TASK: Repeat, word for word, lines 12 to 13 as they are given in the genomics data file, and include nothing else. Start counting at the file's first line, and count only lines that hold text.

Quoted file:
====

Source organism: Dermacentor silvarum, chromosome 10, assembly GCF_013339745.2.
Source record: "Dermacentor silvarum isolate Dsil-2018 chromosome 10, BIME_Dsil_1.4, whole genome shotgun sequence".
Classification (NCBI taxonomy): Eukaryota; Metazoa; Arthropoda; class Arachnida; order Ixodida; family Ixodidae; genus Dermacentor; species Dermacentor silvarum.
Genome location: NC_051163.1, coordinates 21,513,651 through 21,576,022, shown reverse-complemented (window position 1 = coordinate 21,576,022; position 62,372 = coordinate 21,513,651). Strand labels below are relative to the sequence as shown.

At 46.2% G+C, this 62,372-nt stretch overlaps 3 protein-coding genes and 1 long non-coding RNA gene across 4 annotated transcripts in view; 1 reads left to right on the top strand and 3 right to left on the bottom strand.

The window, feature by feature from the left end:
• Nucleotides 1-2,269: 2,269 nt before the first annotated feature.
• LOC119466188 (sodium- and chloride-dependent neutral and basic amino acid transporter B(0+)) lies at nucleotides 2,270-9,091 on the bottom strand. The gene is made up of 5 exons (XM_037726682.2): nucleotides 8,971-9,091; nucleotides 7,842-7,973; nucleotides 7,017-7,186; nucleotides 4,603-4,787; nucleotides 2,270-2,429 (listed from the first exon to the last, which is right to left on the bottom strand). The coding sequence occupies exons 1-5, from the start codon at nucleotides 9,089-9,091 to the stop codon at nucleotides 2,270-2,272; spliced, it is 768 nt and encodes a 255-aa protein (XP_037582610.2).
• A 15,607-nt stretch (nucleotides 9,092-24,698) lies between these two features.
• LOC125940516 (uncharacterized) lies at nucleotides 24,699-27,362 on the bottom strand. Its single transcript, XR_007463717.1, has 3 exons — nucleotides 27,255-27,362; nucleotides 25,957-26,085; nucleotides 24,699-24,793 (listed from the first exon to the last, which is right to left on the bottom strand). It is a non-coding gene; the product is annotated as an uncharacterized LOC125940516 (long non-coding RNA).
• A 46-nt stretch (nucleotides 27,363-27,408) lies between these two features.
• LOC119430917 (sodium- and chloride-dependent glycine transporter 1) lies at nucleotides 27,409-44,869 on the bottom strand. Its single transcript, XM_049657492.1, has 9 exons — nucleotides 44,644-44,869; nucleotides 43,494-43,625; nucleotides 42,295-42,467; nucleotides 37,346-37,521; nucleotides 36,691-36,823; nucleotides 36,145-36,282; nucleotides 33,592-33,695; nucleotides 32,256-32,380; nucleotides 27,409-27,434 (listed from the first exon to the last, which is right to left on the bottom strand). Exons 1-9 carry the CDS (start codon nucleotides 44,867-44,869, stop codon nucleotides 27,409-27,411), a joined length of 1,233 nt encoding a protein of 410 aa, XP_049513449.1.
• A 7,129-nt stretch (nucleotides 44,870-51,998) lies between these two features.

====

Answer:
• LOC119430917 (sodium- and chloride-dependent glycine transporter 1) lies at nucleotides 27,409-44,869 on the bottom strand. Its single transcript, XM_049657492.1, has 9 exons — nucleotides 44,644-44,869; nucleotides 43,494-43,625; nucleotides 42,295-42,467; nucleotides 37,346-37,521; nucleotides 36,691-36,823; nucleotides 36,145-36,282; nucleotides 33,592-33,695; nucleotides 32,256-32,380; nucleotides 27,409-27,434 (listed from the first exon to the last, which is right to left on the bottom strand). Exons 1-9 carry the CDS (start codon nucleotides 44,867-44,869, stop codon nucleotides 27,409-27,411), a joined length of 1,233 nt encoding a protein of 410 aa, XP_049513449.1.
• A 7,129-nt stretch (nucleotides 44,870-51,998) lies between these two features.